Join Date: Dec 2001
Location: Seattle Eastside
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I believe one of two things may be happening with the cases you've heard of. (Though I'm not sure why you're saying you've heard more on this board, to my knowledge none of the mamas whose babies had TTTS have terminated, but I could be wrong)
First, depending on who your doctor is and how up to date they are, yes...this was often discussed as an option because up until fairly recently the survival rate for TTTS was not very good. Which is par for the course considering up until the laser surgery the only options one had for severe TTTS was to siphon the extra amniotic fluid (basically kind of a high volume amniocentisis with all the inherent risks) OR to have a hole poked through the diving membrane to 'even out' the fluid levels between the twins (which only increased the chance of limb/cord entanglement, and essentially turning things in to a mono-mono MZ pregnancy, with all those other risks).
Second, I hate to say it, but a lot of perinatologists engagne in CYA behavior. Frankly, for awhile when my primarily peri was out of town and I was seeing a different doctor every other day during the early stages of our TTTS diagnosis, EVERY SINGLE ONE brought up termination until I had a screaming fit and told them to write 'NO TERMINATION' on the file so that even someone who didn't bother to read the file would see it if they even glanced down, then later sobbed to my real OB about it--she got really pissed and went to bat for me and there was never another problem. I'm not proud of my behavior, but at the same time if they had a freaking clue and actually read my file they would have seen our wishes. Unfortunately every new peri had to reinvent the wheel until my episode, and they'll all want to cover their behinds. So you DO get a lot of pressure sometimes. Having someone tell you every other day when you are still in shock and still learning and at your most vulnerable that 'a lot of people choose to terminate in your situation' can wear you down.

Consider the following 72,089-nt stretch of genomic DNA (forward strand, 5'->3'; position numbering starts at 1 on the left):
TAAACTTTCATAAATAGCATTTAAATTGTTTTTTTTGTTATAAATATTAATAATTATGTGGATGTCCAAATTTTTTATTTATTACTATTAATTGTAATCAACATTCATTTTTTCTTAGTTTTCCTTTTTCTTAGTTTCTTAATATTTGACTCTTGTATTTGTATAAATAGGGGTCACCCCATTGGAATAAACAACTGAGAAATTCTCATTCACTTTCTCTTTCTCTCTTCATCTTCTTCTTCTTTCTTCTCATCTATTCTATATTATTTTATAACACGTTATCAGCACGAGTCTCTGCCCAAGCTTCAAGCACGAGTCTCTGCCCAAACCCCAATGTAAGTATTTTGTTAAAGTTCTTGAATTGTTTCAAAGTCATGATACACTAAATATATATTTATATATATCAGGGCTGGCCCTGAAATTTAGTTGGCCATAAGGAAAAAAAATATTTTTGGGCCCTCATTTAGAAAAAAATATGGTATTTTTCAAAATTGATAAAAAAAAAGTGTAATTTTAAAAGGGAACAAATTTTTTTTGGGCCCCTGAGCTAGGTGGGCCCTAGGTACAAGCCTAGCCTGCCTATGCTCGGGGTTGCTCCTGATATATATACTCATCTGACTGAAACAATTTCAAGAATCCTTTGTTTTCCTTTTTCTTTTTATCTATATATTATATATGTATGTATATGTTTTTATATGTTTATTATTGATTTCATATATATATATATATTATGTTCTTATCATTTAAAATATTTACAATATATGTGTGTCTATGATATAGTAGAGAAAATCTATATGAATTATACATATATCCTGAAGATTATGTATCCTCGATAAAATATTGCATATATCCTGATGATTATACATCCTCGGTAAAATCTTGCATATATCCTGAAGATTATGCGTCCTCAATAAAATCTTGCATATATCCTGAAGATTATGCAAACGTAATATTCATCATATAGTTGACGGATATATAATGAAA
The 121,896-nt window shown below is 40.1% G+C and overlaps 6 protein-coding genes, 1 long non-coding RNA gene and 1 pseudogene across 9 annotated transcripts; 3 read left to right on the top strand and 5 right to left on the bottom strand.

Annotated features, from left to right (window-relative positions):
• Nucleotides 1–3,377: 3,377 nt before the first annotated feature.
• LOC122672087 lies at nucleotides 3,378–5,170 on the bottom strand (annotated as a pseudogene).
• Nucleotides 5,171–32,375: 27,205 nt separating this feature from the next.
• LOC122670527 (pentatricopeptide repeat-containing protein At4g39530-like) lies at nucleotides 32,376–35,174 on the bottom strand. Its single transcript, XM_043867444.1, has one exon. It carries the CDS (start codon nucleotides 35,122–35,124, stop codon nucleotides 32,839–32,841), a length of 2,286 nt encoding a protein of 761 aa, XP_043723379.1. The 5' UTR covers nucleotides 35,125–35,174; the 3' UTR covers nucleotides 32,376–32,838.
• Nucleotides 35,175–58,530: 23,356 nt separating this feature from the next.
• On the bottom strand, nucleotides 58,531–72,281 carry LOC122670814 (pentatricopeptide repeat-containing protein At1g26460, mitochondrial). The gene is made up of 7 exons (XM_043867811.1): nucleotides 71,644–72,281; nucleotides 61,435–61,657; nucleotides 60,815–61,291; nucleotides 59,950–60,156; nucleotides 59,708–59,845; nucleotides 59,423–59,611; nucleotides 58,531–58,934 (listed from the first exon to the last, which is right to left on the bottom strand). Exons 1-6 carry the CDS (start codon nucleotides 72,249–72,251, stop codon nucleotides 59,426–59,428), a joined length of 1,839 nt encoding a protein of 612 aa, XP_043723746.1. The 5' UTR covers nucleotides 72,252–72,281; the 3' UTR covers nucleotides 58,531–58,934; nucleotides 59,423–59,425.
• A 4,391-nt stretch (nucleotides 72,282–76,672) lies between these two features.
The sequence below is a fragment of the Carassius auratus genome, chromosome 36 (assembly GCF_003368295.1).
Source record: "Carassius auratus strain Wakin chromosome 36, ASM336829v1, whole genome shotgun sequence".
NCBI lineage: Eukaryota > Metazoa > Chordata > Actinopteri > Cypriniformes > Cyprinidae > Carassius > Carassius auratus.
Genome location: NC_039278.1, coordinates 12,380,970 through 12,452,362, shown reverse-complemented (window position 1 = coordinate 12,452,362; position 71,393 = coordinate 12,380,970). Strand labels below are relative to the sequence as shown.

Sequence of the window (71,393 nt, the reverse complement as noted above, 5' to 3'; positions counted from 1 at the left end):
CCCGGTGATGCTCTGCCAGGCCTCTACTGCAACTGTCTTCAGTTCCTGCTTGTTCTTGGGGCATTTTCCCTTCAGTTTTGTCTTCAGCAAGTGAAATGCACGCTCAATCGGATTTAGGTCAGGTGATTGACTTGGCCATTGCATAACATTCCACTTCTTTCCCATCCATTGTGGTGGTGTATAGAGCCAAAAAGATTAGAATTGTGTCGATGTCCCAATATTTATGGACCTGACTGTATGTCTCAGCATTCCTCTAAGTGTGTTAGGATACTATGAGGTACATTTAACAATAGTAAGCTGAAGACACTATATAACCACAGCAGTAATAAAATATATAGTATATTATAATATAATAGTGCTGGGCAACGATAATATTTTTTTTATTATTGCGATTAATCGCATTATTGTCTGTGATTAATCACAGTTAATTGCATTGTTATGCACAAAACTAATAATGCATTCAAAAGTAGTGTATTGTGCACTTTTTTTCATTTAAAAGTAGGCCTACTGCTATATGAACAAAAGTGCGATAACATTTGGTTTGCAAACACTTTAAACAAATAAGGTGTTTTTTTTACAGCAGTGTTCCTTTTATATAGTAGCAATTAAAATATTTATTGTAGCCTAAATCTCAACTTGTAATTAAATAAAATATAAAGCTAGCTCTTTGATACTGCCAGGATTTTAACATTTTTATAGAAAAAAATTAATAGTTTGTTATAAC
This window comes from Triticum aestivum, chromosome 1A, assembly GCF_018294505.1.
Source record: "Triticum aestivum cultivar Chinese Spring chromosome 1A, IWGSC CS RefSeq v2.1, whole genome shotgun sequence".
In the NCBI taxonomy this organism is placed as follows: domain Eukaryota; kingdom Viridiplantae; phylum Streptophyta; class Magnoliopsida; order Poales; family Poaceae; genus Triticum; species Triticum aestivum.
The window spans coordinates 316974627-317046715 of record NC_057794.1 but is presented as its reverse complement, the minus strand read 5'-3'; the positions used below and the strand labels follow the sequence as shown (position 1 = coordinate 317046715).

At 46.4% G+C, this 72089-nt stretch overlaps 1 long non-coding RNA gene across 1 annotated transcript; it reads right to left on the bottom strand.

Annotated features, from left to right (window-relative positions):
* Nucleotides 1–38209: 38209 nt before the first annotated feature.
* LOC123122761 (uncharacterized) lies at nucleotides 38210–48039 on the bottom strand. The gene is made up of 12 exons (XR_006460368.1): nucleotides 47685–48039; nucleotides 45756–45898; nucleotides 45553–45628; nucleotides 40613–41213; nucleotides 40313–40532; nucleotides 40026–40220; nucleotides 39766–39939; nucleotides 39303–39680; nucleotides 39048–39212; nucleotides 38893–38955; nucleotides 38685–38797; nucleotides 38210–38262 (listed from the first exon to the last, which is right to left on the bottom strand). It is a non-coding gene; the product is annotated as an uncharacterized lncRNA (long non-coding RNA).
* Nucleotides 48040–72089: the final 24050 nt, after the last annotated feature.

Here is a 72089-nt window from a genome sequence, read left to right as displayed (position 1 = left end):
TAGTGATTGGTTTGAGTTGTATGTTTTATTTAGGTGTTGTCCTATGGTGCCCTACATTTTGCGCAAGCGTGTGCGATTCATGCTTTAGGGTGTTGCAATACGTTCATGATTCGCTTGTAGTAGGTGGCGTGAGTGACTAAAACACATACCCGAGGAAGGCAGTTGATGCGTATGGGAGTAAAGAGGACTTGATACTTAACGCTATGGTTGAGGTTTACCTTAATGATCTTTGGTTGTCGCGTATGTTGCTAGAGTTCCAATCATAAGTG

I think the best thing you can do for someone who has a TTTS diagnosis or who knows someone is to give them the TTTS foundation's phone number or direct them to the website. Many doctors are still in the dark ages about treatment/outcomes. Which is somewhat understandable because it IS rare. Like any other rare medical problem, it's going to require a higher level of self-advocacy and education. I was very lucky to have a primary OB who did some of her residency work with Dr. DeLia (one of the world experts) and had a peri office where one of the doctors was also very knowledgable about it (and was putting together a TTTS center right at that time, it wasn't ready during my pregnancy, but it was being arranged!).
So I don't doubt that the old practices/opinions are still in play. And a lot of babies still do die from TTTS complications, particularly those that can't afford a plane ticket to a surgery center (if they qualify in severity, and they're not near one of the 4 places it's offered) or be able to pony up the cost for a surgery that some insurance plans still qualify as 'experimental'. A lot of babies do just fine and aren't discovered to have TTTS until after they're born and and the vein/artery connections are found in the placenta.
So I guess to answer your question, no...I think LESS pregnancies are terminated due to TTTS now, on the whole...but not in areas or amongst folks who don't have all the information. However, after having endured what I and my family endured, I cannot and will not judge anyone who decides to terminate a pregnancy, because I know all too well what it is like to have that kind of pressure when you are so vulnerable, and it was just happenstance that I had strong outside advocates who could counterbalance it.